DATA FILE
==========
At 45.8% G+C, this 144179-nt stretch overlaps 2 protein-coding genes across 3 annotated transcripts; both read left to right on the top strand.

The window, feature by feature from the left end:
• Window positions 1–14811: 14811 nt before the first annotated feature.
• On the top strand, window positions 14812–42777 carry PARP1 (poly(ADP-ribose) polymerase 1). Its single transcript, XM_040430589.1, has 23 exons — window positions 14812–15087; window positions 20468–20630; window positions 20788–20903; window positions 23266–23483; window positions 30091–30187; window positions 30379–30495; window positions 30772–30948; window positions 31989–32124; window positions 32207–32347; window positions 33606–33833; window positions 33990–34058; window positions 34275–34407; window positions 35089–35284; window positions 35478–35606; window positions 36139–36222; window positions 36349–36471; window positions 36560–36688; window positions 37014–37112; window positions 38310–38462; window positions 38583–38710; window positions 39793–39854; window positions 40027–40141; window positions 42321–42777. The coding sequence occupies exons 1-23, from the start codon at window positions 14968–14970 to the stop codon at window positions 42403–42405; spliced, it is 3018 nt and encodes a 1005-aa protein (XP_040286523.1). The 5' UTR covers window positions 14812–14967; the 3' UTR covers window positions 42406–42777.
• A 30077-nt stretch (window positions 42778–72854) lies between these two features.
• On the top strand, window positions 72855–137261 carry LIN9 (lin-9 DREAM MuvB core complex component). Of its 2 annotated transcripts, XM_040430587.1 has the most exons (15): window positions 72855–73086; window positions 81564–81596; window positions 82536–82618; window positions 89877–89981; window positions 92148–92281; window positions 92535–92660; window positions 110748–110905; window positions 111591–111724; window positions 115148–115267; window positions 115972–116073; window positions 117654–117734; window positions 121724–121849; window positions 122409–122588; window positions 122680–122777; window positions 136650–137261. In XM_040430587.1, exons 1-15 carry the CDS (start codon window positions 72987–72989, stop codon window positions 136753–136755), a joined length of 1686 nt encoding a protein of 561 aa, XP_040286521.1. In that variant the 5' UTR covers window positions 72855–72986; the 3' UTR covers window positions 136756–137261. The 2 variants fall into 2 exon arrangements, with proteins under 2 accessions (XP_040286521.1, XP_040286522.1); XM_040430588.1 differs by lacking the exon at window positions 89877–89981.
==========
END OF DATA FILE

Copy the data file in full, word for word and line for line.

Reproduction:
At 45.8% G+C, this 144179-nt stretch overlaps 2 protein-coding genes across 3 annotated transcripts; both read left to right on the top strand.

The window, feature by feature from the left end:
• Window positions 1–14811: 14811 nt before the first annotated feature.
• On the top strand, window positions 14812–42777 carry PARP1 (poly(ADP-ribose) polymerase 1). Its single transcript, XM_040430589.1, has 23 exons — window positions 14812–15087; window positions 20468–20630; window positions 20788–20903; window positions 23266–23483; window positions 30091–30187; window positions 30379–30495; window positions 30772–30948; window positions 31989–32124; window positions 32207–32347; window positions 33606–33833; window positions 33990–34058; window positions 34275–34407; window positions 35089–35284; window positions 35478–35606; window positions 36139–36222; window positions 36349–36471; window positions 36560–36688; window positions 37014–37112; window positions 38310–38462; window positions 38583–38710; window positions 39793–39854; window positions 40027–40141; window positions 42321–42777. The coding sequence occupies exons 1-23, from the start codon at window positions 14968–14970 to the stop codon at window positions 42403–42405; spliced, it is 3018 nt and encodes a 1005-aa protein (XP_040286523.1). The 5' UTR covers window positions 14812–14967; the 3' UTR covers window positions 42406–42777.
• A 30077-nt stretch (window positions 42778–72854) lies between these two features.
• On the top strand, window positions 72855–137261 carry LIN9 (lin-9 DREAM MuvB core complex component). Of its 2 annotated transcripts, XM_040430587.1 has the most exons (15): window positions 72855–73086; window positions 81564–81596; window positions 82536–82618; window positions 89877–89981; window positions 92148–92281; window positions 92535–92660; window positions 110748–110905; window positions 111591–111724; window positions 115148–115267; window positions 115972–116073; window positions 117654–117734; window positions 121724–121849; window positions 122409–122588; window positions 122680–122777; window positions 136650–137261. In XM_040430587.1, exons 1-15 carry the CDS (start codon window positions 72987–72989, stop codon window positions 136753–136755), a joined length of 1686 nt encoding a protein of 561 aa, XP_040286521.1. In that variant the 5' UTR covers window positions 72855–72986; the 3' UTR covers window positions 136756–137261. The 2 variants fall into 2 exon arrangements, with proteins under 2 accessions (XP_040286521.1, XP_040286522.1); XM_040430588.1 differs by lacking the exon at window positions 89877–89981.